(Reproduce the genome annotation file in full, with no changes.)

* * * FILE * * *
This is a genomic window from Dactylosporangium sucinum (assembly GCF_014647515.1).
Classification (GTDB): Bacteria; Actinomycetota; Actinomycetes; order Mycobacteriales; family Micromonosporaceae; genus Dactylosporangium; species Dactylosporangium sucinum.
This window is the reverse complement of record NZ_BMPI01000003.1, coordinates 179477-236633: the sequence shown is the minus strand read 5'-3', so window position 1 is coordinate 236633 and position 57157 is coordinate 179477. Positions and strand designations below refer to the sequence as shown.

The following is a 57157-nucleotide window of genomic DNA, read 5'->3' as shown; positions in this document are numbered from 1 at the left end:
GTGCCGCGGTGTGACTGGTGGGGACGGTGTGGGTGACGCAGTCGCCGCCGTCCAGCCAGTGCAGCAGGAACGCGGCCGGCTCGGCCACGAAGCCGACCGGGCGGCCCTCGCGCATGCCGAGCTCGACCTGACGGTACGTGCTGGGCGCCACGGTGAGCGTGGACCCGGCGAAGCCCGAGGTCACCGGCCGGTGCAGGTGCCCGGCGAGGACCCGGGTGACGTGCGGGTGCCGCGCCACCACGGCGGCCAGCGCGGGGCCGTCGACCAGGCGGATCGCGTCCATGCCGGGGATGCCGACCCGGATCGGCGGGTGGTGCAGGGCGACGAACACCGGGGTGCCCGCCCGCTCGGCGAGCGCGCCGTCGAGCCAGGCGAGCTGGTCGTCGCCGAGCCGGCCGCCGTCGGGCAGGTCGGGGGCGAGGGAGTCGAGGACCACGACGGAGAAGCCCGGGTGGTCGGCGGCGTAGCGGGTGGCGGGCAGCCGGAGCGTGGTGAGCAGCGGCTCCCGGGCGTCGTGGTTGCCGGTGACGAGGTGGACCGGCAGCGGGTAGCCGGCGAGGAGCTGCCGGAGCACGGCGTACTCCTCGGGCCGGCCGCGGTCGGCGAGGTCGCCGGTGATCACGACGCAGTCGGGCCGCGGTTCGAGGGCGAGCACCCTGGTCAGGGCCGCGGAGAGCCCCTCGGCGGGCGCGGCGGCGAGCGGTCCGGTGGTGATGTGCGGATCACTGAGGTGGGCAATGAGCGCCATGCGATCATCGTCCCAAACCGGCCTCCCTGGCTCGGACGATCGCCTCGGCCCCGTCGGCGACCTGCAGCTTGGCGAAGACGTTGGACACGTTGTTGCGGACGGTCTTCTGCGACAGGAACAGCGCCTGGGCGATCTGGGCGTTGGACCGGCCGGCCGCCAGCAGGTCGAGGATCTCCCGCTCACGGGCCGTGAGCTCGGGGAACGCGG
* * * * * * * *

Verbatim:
This is a genomic window from Dactylosporangium sucinum (assembly GCF_014647515.1).
Classification (GTDB): Bacteria; Actinomycetota; Actinomycetes; order Mycobacteriales; family Micromonosporaceae; genus Dactylosporangium; species Dactylosporangium sucinum.
This window is the reverse complement of record NZ_BMPI01000003.1, coordinates 179477-236633: the sequence shown is the minus strand read 5'-3', so window position 1 is coordinate 236633 and position 57157 is coordinate 179477. Positions and strand designations below refer to the sequence as shown.

The following is a 57157-nucleotide window of genomic DNA, read 5'->3' as shown; positions in this document are numbered from 1 at the left end:
GTGCCGCGGTGTGACTGGTGGGGACGGTGTGGGTGACGCAGTCGCCGCCGTCCAGCCAGTGCAGCAGGAACGCGGCCGGCTCGGCCACGAAGCCGACCGGGCGGCCCTCGCGCATGCCGAGCTCGACCTGACGGTACGTGCTGGGCGCCACGGTGAGCGTGGACCCGGCGAAGCCCGAGGTCACCGGCCGGTGCAGGTGCCCGGCGAGGACCCGGGTGACGTGCGGGTGCCGCGCCACCACGGCGGCCAGCGCGGGGCCGTCGACCAGGCGGATCGCGTCCATGCCGGGGATGCCGACCCGGATCGGCGGGTGGTGCAGGGCGACGAACACCGGGGTGCCCGCCCGCTCGGCGAGCGCGCCGTCGAGCCAGGCGAGCTGGTCGTCGCCGAGCCGGCCGCCGTCGGGCAGGTCGGGGGCGAGGGAGTCGAGGACCACGACGGAGAAGCCCGGGTGGTCGGCGGCGTAGCGGGTGGCGGGCAGCCGGAGCGTGGTGAGCAGCGGCTCCCGGGCGTCGTGGTTGCCGGTGACGAGGTGGACCGGCAGCGGGTAGCCGGCGAGGAGCTGCCGGAGCACGGCGTACTCCTCGGGCCGGCCGCGGTCGGCGAGGTCGCCGGTGATCACGACGCAGTCGGGCCGCGGTTCGAGGGCGAGCACCCTGGTCAGGGCCGCGGAGAGCCCCTCGGCGGGCGCGGCGGCGAGCGGTCCGGTGGTGATGTGCGGATCACTGAGGTGGGCAATGAGCGCCATGCGATCATCGTCCCAAACCGGCCTCCCTGGCTCGGACGATCGCCTCGGCCCCGTCGGCGACCTGCAGCTTGGCGAAGACGTTGGACACGTTGTTGCGGACGGTCTTCTGCGACAGGAACAGCGCCTGGGCGATCTGGGCGTTGGACCGGCCGGCCGCCAGCAGGTCGAGGATCTCCCGCTCACGGGCCGTGAGCTCGGGGAACGCGG